In Effort to Cut Teen Smoking, the FDA Rolls with Some Fifty Bits Design

The FDA’s new anti-smoking campaign is getting kudos for a savvy approach that proponents say is likely to be more effective among teens than previous attempts.


The campaign seems to leverage three key psychological forces:

  1. Now vs. Later.  People – and especially teens – significantly down weight events that happen in the future.  This is a challenge, because smoking is pleasant in the present but risky down the road. Rather than focus on the long-term effects of smoking, the new campaign zeroes in on the nastiness that can happen in the here and now: bad breath, bad teeth, bad skin.
  2. Us vs. Me.  We are all wired to be exquisitely aware of what’s expected of us, and how we are doing relative to our peers.  How we appear to those around us matters a lot more than how hard our arteries are (unfortunately).  And by reframing nicotine addiction as “loss of control,” the ads focus in on an attribute highly valued by teens: independence.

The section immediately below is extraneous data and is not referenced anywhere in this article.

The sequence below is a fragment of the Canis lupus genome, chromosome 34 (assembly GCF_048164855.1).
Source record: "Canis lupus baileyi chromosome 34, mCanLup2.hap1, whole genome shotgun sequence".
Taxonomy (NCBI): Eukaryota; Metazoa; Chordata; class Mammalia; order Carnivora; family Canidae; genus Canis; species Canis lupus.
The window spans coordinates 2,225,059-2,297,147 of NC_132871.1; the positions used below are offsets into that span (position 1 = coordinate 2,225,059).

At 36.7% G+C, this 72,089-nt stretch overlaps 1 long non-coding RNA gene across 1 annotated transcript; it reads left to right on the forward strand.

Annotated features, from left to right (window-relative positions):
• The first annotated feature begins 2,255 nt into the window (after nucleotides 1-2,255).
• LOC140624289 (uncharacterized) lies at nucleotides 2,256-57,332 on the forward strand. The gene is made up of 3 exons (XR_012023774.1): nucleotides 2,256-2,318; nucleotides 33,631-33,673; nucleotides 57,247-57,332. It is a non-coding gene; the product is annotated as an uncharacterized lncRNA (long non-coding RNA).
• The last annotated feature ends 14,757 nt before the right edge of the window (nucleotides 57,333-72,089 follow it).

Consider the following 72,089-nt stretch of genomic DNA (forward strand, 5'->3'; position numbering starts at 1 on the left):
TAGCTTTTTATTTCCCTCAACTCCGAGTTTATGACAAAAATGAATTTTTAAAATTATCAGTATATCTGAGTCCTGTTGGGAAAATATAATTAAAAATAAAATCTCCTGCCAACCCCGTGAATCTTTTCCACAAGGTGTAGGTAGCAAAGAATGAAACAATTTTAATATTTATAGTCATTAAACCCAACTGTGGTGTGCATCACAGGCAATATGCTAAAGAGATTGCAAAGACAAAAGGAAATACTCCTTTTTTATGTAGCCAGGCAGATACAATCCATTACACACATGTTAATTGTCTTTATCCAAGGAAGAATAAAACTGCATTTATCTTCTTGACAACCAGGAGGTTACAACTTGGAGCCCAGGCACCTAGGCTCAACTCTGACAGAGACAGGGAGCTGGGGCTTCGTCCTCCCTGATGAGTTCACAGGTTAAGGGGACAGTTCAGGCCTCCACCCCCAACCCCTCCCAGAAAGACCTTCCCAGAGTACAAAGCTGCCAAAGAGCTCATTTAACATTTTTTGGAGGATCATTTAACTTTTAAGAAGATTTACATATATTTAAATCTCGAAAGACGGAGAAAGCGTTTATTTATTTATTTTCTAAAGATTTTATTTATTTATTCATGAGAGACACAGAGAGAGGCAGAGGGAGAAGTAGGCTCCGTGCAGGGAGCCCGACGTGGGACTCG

3. Losses vs. Gains.  People tend to work a lot harder to avoid losses than they do to pursue gains.  Rather than focusing on the good things that can happen when one stops smoking, the campaign instead focuses on all the bad things that happen when one continues smoking — loss of teeth, loss of control, bad breath.  For current smokers, this makes the status quo a loss.

The FDA is pulling the lever that all great advertising campaigns use: reframing.  They’re using clever language and arresting images to reframe smoking as an immediate threat to teens and their peers.  It’s a very promising example of fifty bits design.

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